Learning architecture properly takes years, decades really. Architecture students are notoriously dedicated to their design studios and lackluster about all other subjects, including what was called in my day, “Tech,” but is now “Building Science,” the study of the physical realities of buildings. Tech Professors were always the geekiest and most boring people, wash-ups from related professions like mechanical equipment sales. Stupid from all nighters in the design studio, we weathered their classes in a sleep-deprived haze. We pried our eyelids open in cavernous basement classrooms to view forensic slides of rotted insulation and rusting metal structures, failures that could have been avoided with better window flashing.
Jim Tuley, my graduate school detailing professor, changed all that. He approached detailing – the intricate thinking-through of how a building is put together – with the focus of a Zen monk and the casual profanity of a 1960s Malibu surfer. His signature question was, “How’re you gonna get the damn water off the damn roof?” He was full of stories. Once, he told me the great architect Louis Kahn offered him a job, with the caveat that he couldn’t always pay him. Tuley’s response? “I’m sorry, Mr. Kahn, I have a wife and family to support.” Inconceivable to my student mind, but that was Tuley, practical and cocky to the core.
A few years after grad school, water, as it inevitably does, found its way into the wall of professional virtue that I was constructing. A speaker at a Young Architects Earth Day forum opened my eyes to the tremendously negative impact buildings have on the environment. They use (and waste) a great deal of energy, water, and materials, many of which are toxic either in manufacture, service life, or disposal – with more than a few achieving a perfect trifecta. I was shocked to learn the degree to which my chosen profession contributed to climate change, environmental degradation, and poor human health.
Tuley taught a methodology to approach the wall section, a large-scale drawing depicting the logical assembly of materials from the inside out. A good wall section is the embodiment of how the architect plans to keep wild nature in its rightful place outside while sealing the people inside, safe and warm and dry.
As a student and then young intern, I was intoxicated by the promise of a system, a craft following on centuries of tradition that I could learn through diligent study and application, and apprenticeship with known, recognized masters. I was joining a latter-day guild. My shelves soon filled with manuals containing secret codes to control the elements. Books with names like “Dwelling House Construction” and “Building Foundation Design Handbook,” with careful drawings to copy for getting water off roofs, keeping it out of basements, and anticipating the wiles of capillary action and differential air pressure in walls. Water was said to be able to sneak through even the most apparently solid assemblies and it was our job to anticipate and prevent that.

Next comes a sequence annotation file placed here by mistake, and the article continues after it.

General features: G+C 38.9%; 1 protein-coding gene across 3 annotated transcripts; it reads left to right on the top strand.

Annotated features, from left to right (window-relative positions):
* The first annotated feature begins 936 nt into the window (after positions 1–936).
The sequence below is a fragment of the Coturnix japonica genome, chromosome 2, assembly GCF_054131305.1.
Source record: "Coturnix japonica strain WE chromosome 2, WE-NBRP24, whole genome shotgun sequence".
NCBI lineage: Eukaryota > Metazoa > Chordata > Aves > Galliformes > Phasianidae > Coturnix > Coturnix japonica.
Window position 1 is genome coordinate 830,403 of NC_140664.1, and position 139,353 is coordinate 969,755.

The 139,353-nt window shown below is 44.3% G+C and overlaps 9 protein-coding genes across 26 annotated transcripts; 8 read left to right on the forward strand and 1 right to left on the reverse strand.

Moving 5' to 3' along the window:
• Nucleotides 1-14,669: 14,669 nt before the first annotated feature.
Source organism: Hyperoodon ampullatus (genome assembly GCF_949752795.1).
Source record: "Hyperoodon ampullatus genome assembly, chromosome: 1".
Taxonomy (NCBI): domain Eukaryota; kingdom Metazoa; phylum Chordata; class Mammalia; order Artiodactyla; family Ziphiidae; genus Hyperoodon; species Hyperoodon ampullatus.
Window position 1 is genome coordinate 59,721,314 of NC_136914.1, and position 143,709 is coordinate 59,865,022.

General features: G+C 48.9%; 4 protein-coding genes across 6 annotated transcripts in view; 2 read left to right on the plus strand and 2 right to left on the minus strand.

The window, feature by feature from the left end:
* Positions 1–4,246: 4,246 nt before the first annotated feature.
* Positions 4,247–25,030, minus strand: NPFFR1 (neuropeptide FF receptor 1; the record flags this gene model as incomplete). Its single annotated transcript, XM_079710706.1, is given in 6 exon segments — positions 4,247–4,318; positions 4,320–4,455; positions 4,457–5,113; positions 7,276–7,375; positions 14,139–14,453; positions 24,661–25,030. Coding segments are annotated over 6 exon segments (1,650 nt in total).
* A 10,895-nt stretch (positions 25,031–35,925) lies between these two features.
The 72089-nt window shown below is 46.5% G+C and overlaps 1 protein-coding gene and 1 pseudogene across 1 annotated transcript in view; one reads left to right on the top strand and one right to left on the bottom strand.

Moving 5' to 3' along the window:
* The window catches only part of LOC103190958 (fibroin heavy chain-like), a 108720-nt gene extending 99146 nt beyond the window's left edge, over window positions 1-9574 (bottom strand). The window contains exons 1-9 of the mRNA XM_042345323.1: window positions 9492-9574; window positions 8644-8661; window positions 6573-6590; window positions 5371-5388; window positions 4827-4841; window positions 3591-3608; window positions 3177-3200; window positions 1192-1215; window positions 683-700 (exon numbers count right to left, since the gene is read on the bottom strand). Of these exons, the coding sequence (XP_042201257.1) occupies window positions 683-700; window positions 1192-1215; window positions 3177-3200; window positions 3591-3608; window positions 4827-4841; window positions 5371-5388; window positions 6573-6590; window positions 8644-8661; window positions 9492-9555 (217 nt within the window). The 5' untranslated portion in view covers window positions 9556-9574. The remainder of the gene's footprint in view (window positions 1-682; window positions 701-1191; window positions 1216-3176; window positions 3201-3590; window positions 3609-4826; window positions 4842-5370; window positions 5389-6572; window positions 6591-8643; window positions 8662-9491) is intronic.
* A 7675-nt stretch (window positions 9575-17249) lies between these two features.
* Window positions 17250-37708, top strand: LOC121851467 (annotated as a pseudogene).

Jim Tuley taught us how to make drawings that revealed everything: beams and columns, insulation, window shims, placement of windows (flush to the outside, centered, deepset), flashings at window head, sill and jambs to shed wind-driven rain from the assembly, sheathing, a moisture barrier layer (depending on climate), exterior finish material (brick, wood siding, tile, metal panels, old chalkboards), interior finish material (drywall, plaster, tile, wood paneling), floor structure, floor finish, ceilings, roof structure, drip edge, gutter, roof membrane and/or shingles. In the process of making these wall section drawings, we had to consider dozens of variables and alternatives. The drawings also included lighting and mechanical systems running through walls, such as the ductwork that would bring warmed or cooled air to the space.
The wall section, I learned, was a tool for thinking through the many systems that comprise a building, as well as how they interrelate. We were taught that the whole is greater than the sum of the parts, and nowhere is that more evident than in the wall section. During the inner conversation of drawing, the architect is considering the many ways that water will penetrate into the wall, and its many forms: as rain, as vapor, from outside, from inside (think bathroom exhaust fans).